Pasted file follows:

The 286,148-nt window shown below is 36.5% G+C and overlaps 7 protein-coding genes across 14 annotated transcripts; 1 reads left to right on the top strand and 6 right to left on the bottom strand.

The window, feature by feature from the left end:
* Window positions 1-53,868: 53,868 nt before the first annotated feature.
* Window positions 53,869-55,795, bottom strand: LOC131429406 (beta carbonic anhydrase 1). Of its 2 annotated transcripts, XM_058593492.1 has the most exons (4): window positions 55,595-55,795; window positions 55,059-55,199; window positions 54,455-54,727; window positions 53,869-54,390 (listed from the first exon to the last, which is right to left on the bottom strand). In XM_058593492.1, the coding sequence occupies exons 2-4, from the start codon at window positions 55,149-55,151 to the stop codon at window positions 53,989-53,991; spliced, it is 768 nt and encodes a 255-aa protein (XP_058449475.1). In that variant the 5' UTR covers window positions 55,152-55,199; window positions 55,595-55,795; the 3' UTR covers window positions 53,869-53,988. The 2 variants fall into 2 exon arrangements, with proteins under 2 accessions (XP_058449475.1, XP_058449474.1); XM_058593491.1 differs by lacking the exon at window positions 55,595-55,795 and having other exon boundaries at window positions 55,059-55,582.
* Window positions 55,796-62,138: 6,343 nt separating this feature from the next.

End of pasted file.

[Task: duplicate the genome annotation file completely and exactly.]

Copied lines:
The 286,148-nt window shown below is 36.5% G+C and overlaps 7 protein-coding genes across 14 annotated transcripts; 1 reads left to right on the top strand and 6 right to left on the bottom strand.

The window, feature by feature from the left end:
* Window positions 1-53,868: 53,868 nt before the first annotated feature.
* Window positions 53,869-55,795, bottom strand: LOC131429406 (beta carbonic anhydrase 1). Of its 2 annotated transcripts, XM_058593492.1 has the most exons (4): window positions 55,595-55,795; window positions 55,059-55,199; window positions 54,455-54,727; window positions 53,869-54,390 (listed from the first exon to the last, which is right to left on the bottom strand). In XM_058593492.1, the coding sequence occupies exons 2-4, from the start codon at window positions 55,149-55,151 to the stop codon at window positions 53,989-53,991; spliced, it is 768 nt and encodes a 255-aa protein (XP_058449475.1). In that variant the 5' UTR covers window positions 55,152-55,199; window positions 55,595-55,795; the 3' UTR covers window positions 53,869-53,988. The 2 variants fall into 2 exon arrangements, with proteins under 2 accessions (XP_058449475.1, XP_058449474.1); XM_058593491.1 differs by lacking the exon at window positions 55,595-55,795 and having other exon boundaries at window positions 55,059-55,582.
* Window positions 55,796-62,138: 6,343 nt separating this feature from the next.